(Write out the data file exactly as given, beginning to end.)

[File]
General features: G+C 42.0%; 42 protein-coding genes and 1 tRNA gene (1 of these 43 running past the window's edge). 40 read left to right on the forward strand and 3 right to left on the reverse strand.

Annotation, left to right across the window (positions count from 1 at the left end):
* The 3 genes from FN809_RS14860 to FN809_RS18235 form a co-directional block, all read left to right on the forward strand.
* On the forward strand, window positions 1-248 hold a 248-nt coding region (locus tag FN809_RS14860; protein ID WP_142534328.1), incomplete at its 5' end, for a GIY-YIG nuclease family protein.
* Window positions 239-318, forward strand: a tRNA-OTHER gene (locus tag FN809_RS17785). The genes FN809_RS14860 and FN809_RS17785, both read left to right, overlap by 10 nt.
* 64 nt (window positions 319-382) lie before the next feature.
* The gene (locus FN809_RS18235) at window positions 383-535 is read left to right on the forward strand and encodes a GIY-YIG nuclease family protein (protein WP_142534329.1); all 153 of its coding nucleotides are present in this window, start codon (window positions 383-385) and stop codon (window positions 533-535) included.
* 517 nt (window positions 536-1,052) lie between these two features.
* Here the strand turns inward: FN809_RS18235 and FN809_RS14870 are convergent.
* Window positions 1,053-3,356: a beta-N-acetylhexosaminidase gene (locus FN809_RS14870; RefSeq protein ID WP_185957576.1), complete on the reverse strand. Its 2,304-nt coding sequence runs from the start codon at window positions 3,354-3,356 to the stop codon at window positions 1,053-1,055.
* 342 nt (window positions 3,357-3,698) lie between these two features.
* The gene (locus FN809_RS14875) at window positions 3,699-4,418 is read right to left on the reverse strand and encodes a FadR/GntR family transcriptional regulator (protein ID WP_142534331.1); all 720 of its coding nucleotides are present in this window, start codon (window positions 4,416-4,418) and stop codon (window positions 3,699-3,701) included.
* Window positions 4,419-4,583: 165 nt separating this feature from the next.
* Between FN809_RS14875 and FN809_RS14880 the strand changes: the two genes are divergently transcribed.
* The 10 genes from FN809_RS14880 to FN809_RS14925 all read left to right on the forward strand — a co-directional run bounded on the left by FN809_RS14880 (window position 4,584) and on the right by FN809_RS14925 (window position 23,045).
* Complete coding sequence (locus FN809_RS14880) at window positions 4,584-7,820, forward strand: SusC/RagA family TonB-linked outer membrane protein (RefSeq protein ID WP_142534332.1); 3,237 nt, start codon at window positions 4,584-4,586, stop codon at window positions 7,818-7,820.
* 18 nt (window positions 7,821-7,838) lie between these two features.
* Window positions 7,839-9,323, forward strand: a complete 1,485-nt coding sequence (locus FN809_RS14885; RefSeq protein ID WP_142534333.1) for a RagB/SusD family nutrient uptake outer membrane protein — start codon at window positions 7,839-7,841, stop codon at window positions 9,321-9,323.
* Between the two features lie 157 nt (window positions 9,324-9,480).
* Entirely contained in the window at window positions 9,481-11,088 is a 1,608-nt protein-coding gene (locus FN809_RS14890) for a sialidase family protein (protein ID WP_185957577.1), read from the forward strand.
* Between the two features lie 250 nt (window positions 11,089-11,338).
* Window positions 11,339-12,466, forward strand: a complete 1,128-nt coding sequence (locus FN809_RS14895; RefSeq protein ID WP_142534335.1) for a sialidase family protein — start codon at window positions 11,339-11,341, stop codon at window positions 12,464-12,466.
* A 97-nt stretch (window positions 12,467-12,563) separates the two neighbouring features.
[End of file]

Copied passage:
General features: G+C 42.0%; 42 protein-coding genes and 1 tRNA gene (1 of these 43 running past the window's edge). 40 read left to right on the forward strand and 3 right to left on the reverse strand.

Annotation, left to right across the window (positions count from 1 at the left end):
* The 3 genes from FN809_RS14860 to FN809_RS18235 form a co-directional block, all read left to right on the forward strand.
* On the forward strand, window positions 1-248 hold a 248-nt coding region (locus tag FN809_RS14860; protein ID WP_142534328.1), incomplete at its 5' end, for a GIY-YIG nuclease family protein.
* Window positions 239-318, forward strand: a tRNA-OTHER gene (locus tag FN809_RS17785). The genes FN809_RS14860 and FN809_RS17785, both read left to right, overlap by 10 nt.
* 64 nt (window positions 319-382) lie before the next feature.
* The gene (locus FN809_RS18235) at window positions 383-535 is read left to right on the forward strand and encodes a GIY-YIG nuclease family protein (protein WP_142534329.1); all 153 of its coding nucleotides are present in this window, start codon (window positions 383-385) and stop codon (window positions 533-535) included.
* 517 nt (window positions 536-1,052) lie between these two features.
* Here the strand turns inward: FN809_RS18235 and FN809_RS14870 are convergent.
* Window positions 1,053-3,356: a beta-N-acetylhexosaminidase gene (locus FN809_RS14870; RefSeq protein ID WP_185957576.1), complete on the reverse strand. Its 2,304-nt coding sequence runs from the start codon at window positions 3,354-3,356 to the stop codon at window positions 1,053-1,055.
* 342 nt (window positions 3,357-3,698) lie between these two features.
* The gene (locus FN809_RS14875) at window positions 3,699-4,418 is read right to left on the reverse strand and encodes a FadR/GntR family transcriptional regulator (protein ID WP_142534331.1); all 720 of its coding nucleotides are present in this window, start codon (window positions 4,416-4,418) and stop codon (window positions 3,699-3,701) included.
* Window positions 4,419-4,583: 165 nt separating this feature from the next.
* Between FN809_RS14875 and FN809_RS14880 the strand changes: the two genes are divergently transcribed.
* The 10 genes from FN809_RS14880 to FN809_RS14925 all read left to right on the forward strand — a co-directional run bounded on the left by FN809_RS14880 (window position 4,584) and on the right by FN809_RS14925 (window position 23,045).
* Complete coding sequence (locus FN809_RS14880) at window positions 4,584-7,820, forward strand: SusC/RagA family TonB-linked outer membrane protein (RefSeq protein ID WP_142534332.1); 3,237 nt, start codon at window positions 4,584-4,586, stop codon at window positions 7,818-7,820.
* 18 nt (window positions 7,821-7,838) lie between these two features.
* Window positions 7,839-9,323, forward strand: a complete 1,485-nt coding sequence (locus FN809_RS14885; RefSeq protein ID WP_142534333.1) for a RagB/SusD family nutrient uptake outer membrane protein — start codon at window positions 7,839-7,841, stop codon at window positions 9,321-9,323.
* Between the two features lie 157 nt (window positions 9,324-9,480).
* Entirely contained in the window at window positions 9,481-11,088 is a 1,608-nt protein-coding gene (locus FN809_RS14890) for a sialidase family protein (protein ID WP_185957577.1), read from the forward strand.
* Between the two features lie 250 nt (window positions 11,089-11,338).
* Window positions 11,339-12,466, forward strand: a complete 1,128-nt coding sequence (locus FN809_RS14895; RefSeq protein ID WP_142534335.1) for a sialidase family protein — start codon at window positions 11,339-11,341, stop codon at window positions 12,464-12,466.
* A 97-nt stretch (window positions 12,467-12,563) separates the two neighbouring features.